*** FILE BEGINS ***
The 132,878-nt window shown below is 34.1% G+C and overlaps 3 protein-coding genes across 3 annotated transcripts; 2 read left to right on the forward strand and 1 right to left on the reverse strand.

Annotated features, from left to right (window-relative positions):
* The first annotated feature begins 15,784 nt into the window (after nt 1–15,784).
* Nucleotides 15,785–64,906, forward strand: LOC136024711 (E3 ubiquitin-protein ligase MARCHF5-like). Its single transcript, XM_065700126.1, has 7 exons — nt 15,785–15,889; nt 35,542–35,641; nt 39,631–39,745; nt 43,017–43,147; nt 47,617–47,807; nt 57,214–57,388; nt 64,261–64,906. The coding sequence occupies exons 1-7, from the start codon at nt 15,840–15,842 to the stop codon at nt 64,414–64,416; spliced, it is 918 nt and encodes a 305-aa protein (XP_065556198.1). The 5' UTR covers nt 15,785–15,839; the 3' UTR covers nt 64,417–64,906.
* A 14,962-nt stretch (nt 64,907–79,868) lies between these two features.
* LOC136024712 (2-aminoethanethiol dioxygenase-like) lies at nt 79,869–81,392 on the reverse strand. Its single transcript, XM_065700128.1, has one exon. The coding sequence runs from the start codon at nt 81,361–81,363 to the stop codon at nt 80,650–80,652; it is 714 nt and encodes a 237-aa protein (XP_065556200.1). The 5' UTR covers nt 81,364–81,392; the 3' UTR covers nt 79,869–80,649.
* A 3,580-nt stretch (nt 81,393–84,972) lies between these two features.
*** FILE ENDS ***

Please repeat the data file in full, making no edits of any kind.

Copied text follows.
The 132,878-nt window shown below is 34.1% G+C and overlaps 3 protein-coding genes across 3 annotated transcripts; 2 read left to right on the forward strand and 1 right to left on the reverse strand.

Annotated features, from left to right (window-relative positions):
* The first annotated feature begins 15,784 nt into the window (after nt 1–15,784).
* Nucleotides 15,785–64,906, forward strand: LOC136024711 (E3 ubiquitin-protein ligase MARCHF5-like). Its single transcript, XM_065700126.1, has 7 exons — nt 15,785–15,889; nt 35,542–35,641; nt 39,631–39,745; nt 43,017–43,147; nt 47,617–47,807; nt 57,214–57,388; nt 64,261–64,906. The coding sequence occupies exons 1-7, from the start codon at nt 15,840–15,842 to the stop codon at nt 64,414–64,416; spliced, it is 918 nt and encodes a 305-aa protein (XP_065556198.1). The 5' UTR covers nt 15,785–15,839; the 3' UTR covers nt 64,417–64,906.
* A 14,962-nt stretch (nt 64,907–79,868) lies between these two features.
* LOC136024712 (2-aminoethanethiol dioxygenase-like) lies at nt 79,869–81,392 on the reverse strand. Its single transcript, XM_065700128.1, has one exon. The coding sequence runs from the start codon at nt 81,361–81,363 to the stop codon at nt 80,650–80,652; it is 714 nt and encodes a 237-aa protein (XP_065556200.1). The 5' UTR covers nt 81,364–81,392; the 3' UTR covers nt 79,869–80,649.
* A 3,580-nt stretch (nt 81,393–84,972) lies between these two features.